At one point, in 1993, I got my manuscript into Jim Harrison’s mailbox. I’d talked to Harrison briefly – I’d asked him to pass the mustard in the Sugarfoot Saloon up by Cedar, Michigan. He obliged, and so I thought he might be the kind of person who would enjoy getting an unsolicited manuscript in the mail. This turned out not to be true. Though he was actually fairly nice about it and even passed the manuscript on to his agent. They both said it was well written but didn’t have a sufficiently compelling story for an unknown author. It took me another decade or so to correct that. But I was also doing other stuff. My wife and I raised our son. I have a day job. I launched and still write Segerfile.com.
Now that it’s done, I think of Wire to Wire as literary fiction with elements of a crime novel plot. Michael Slater is a video editor with many problems: he has a metal plate in his head, he sees things that aren’t there, he’s hooked on speed. And he’s been wounded in love. All of this plays out on the screens in his edit suites.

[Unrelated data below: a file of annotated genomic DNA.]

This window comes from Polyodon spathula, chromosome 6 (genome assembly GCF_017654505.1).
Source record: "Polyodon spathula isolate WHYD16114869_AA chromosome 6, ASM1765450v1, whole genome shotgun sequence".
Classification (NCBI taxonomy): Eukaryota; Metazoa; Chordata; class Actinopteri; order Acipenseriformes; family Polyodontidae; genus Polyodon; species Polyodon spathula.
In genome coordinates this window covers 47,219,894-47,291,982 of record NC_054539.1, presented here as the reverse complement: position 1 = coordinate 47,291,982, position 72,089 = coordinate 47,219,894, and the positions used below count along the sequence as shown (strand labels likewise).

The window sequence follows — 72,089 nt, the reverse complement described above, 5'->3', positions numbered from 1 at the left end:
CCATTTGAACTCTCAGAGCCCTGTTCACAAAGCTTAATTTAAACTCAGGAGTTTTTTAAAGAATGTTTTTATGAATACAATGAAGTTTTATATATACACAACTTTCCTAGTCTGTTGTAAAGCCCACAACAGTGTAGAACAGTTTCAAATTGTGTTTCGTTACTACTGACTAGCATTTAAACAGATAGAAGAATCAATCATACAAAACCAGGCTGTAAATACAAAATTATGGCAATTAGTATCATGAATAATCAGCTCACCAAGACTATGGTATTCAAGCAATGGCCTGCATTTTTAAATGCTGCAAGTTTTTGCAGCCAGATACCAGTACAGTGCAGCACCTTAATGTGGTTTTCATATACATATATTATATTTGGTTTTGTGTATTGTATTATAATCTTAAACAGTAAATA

Debbie: Other books or projects on the horizon?
Scott: I’ve finished the first draft of a book set in the Pacific Northwest, ostensibly about organ theft, but on a different level about moving on after loss, which to me is also what Wire to Wire is about. And I’ve written the first chapter of a novel set in Detroit. I’m not far enough along to know where that’s going yet.
Debbie: Upcoming appearances?
Scott: I hope to be at the final Bob Seger concert in Detroit, whenever that occurs – maybe this December. Last July, I put 2,700 miles on a rented Dodge Avenger reading at 10 bookstores across Michigan. Nothing else is scheduled right now, but I hope to be back.
Debbie: Do you have favorite Michigan bookstore? And/or a favorite Michigan library?
Scott: The last I heard, my hometown of Jackson no longer has a bookstore, which is sad. The Jackson District Library, Carnegie Branch, where I read in July, is certainly my favorite library. It’s a great place – I spent a lot of time there as a kid.
My tour of Michigan bookstores introduced me to a lot of great stores, and I feel like I’d have to name them all. A person could hit my web page and see where I was in July, because I love all those stores. I even like the store that cancelled my reading after one bad review.
One thing I learned during that tour is what a strong connection indy bookstores have with their readers. Wire to Wire is selling and being read in Michigan in large part because indy bookstore owners have talked to their regular customers about it. I feel extremely grateful for that.